From [HERE] The first trial challenging the Trump administration’s termination of Temporary Protected Status (TPS) for certain groups of non-white immigrants kicked off Monday, as lawyers for a group of Haitian plaintiffs argued their home country is not safe for their return.
After a 7.0-magnitude earthquake devastated Haiti in 2010, it has been rocked by a cholera epidemic started by U.N. peacekeepers as well as a hurricane. While the island nation has made some progress in regaining its footing, the plaintiffs say Haiti is not ready to handle an influx of nationals.
Two plaintiffs themselves testified Monday about the lives they had built in the U.S. since the quake and their fear of returning.
“Things are worse than like it was before,” said Haitian national and TPS holder Rachelle Guirand, 40, who fought back tears during her testimony and once had to pause to wipe them on her sweater. “Everything is – it’s chaotic over there, economically, politically.”
Five federal lawsuits have been filed nationwide over the new TPS designations, which also affect immigrants from several other countries, but this is the first to hit the next step. It will likely face more hurdles: U.S. District Judge William Kuntz, who’s presiding over the Brooklyn bench trial, spoke of his “friends on the 17th floor,” referring to the courtroom location at the Second Circuit Court of Appeals in Manhattan.
The plaintiffs filed their complaint in March 2018, claiming the Trump administration had violated the Constitution, the Administrative Procedure Act and other laws when it ended TPS status for Haitians in November 2017. Kuntz will not make the TPS decision himself, but his written ruling after the conclusion of the trial could force the administration to go back to the drawing board on its determination of whether Haitians should be eligible for the status.
TPS status for Haitians in November 2017. Kuntz will not make the TPS decision himself, but his written ruling after the conclusion of the trial could force the administration to go back to the drawing board on its determination of whether Haitians should be eligible for the status.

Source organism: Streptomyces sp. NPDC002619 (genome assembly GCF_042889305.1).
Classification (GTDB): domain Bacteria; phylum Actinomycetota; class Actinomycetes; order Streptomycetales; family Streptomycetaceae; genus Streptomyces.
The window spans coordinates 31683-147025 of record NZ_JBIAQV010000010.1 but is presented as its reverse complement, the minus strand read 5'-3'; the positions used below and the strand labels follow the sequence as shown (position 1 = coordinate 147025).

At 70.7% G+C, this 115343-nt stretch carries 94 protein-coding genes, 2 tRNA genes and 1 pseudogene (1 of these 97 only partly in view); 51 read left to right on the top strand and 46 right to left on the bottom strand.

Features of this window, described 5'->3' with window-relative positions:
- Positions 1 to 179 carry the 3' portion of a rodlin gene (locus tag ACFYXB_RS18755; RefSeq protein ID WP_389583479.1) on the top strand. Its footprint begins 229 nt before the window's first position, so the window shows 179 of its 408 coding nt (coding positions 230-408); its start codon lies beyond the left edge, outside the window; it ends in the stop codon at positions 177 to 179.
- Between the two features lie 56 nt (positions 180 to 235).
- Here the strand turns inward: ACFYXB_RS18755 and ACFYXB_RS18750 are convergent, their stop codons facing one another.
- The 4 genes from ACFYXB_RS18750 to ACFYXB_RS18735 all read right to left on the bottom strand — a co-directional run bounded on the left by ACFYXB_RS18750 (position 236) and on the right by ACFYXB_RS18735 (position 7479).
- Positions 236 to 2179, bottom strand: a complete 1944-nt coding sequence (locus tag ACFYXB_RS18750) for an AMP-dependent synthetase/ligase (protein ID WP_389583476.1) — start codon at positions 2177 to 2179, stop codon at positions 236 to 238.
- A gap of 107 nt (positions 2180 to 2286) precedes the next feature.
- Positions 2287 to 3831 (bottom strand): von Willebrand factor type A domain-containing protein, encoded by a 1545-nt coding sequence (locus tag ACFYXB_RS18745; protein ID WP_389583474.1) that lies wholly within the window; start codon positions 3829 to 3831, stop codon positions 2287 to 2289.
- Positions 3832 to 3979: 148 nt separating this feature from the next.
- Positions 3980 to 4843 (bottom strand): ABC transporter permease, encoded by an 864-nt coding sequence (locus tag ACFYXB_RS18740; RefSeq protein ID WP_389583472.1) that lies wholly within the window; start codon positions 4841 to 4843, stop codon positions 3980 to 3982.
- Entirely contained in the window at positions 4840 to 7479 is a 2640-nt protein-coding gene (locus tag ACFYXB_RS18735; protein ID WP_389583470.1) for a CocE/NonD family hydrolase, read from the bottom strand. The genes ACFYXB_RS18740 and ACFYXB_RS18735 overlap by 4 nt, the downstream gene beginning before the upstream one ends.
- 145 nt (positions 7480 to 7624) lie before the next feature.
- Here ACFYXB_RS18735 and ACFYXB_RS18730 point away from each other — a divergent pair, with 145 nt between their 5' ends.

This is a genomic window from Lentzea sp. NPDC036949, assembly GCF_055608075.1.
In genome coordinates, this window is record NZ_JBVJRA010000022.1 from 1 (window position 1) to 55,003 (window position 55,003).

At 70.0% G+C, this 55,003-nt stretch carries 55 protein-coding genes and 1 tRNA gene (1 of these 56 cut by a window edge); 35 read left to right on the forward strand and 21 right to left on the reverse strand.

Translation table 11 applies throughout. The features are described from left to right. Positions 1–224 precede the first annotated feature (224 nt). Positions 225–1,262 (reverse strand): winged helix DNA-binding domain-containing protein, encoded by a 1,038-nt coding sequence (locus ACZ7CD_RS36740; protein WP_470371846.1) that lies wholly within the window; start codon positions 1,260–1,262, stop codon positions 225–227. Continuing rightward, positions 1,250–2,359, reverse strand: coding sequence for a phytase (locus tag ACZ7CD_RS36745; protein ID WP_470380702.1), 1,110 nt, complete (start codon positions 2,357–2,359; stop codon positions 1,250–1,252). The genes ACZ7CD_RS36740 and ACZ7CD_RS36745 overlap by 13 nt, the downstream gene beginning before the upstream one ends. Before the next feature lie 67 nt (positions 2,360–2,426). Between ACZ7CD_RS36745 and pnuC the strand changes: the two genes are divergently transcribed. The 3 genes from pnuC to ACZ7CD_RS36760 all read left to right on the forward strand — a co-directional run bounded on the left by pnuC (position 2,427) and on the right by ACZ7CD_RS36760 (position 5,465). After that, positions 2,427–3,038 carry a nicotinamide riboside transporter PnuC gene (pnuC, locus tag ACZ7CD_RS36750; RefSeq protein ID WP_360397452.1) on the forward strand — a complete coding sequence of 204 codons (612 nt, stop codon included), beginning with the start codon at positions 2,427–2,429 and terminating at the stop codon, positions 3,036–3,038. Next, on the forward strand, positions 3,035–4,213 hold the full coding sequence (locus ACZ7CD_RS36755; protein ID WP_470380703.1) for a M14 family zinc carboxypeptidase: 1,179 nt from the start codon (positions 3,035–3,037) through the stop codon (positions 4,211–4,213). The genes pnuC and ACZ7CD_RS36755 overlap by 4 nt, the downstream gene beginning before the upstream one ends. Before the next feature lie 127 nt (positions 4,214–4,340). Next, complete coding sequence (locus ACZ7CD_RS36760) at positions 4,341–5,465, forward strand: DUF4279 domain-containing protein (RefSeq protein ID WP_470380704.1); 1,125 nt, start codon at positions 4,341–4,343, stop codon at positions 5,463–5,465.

On July 22, 2019, temporary protected status is set to expire for 59,000 Haitian nationals living in the U.S. Some experts estimate about 27,000 U.S.-born children of these immigrants will also be affected.
“The Trump administration did not make any real factual determination,” said plaintiffs’ lawyer Howard Roin of Mayer Brown in his opening statement Monday, arguing it had based its decision based on “racial animus” and “hostility to immigration by nonwhite people” as well as “to the entire idea of TPS.”
“The Trump administration made a political – not factual – a political decision to terminate Haiti’s TPS status regardless of the facts,” he said.
Roin also rather delicately attempted to avoid saying the word “shithole” during his openings, instead saying “s-hole,” a topic the judge addressed head-on: this trial would be uncensored.
“We’re in grown-up land here,” Kuntz said, later adding, “Let’s use the words that were used.”
In a meeting last year, President Trump infamously wondered aloud why the U.S. should allow the entry of immigrants from “shithole countries” like Haiti and African nations.
In opening arguments for the government, Assistant U.S. Attorney Joseph Marutollo said Haiti suffered from endemic problems like poverty long before the quake, and noted that TPS had not actually been redesignated to the country since 2011. It has only been extended, meaning no new Haitian nationals can acquire the status. He also maintained the TPS statute bars judicial review of any decision made by the Secretary of Homeland Security.
In addition to the plaintiffs, the court heard testimony from two expert witnesses: lawyer Ellie Happel, who testified as an expert on in-country conditions; and Michael Posner, former Assistant Secretary of State for Democracy, Human Rights and Labor.
Happel, a staff attorney at New York University’s Global Justice Clinic, was definitive.
“Haiti is not capable of safely receiving its nationals,” she said.
She testified that in making its designation, the Trump administration had ignored the facts on the ground, for example a housing crisis, a lack of waste management and food insecurity.
Posner, too, indicated the administration had not taken the facts on the ground into account. He testified that the administration seemed to have given a “lack of deference” to recommendations from the U.S. Embassy in Haiti when it made its designation, calling embassies “the eyes and ears of our government.”
Both Guirand and Naischa Vilme, the other plaintiff who testified, said they did not know what they would do if they were sent back to Haiti. Vilme wants to get her Ph.D in clinical psychology but said mental health is a “taboo” subject in Haiti.
“Everything in Haiti is a luxury,” said Guirand – the right to work, the right to healthcare. “Everybody’s on their own.”
Congresswoman Nydia Velazquez spoke at a press conference outside the courthouse before the trial began Monday. She and fellow New York Democrat, Sen. Kirsten Gillibrand, have pushed the administration on its TPS rulings.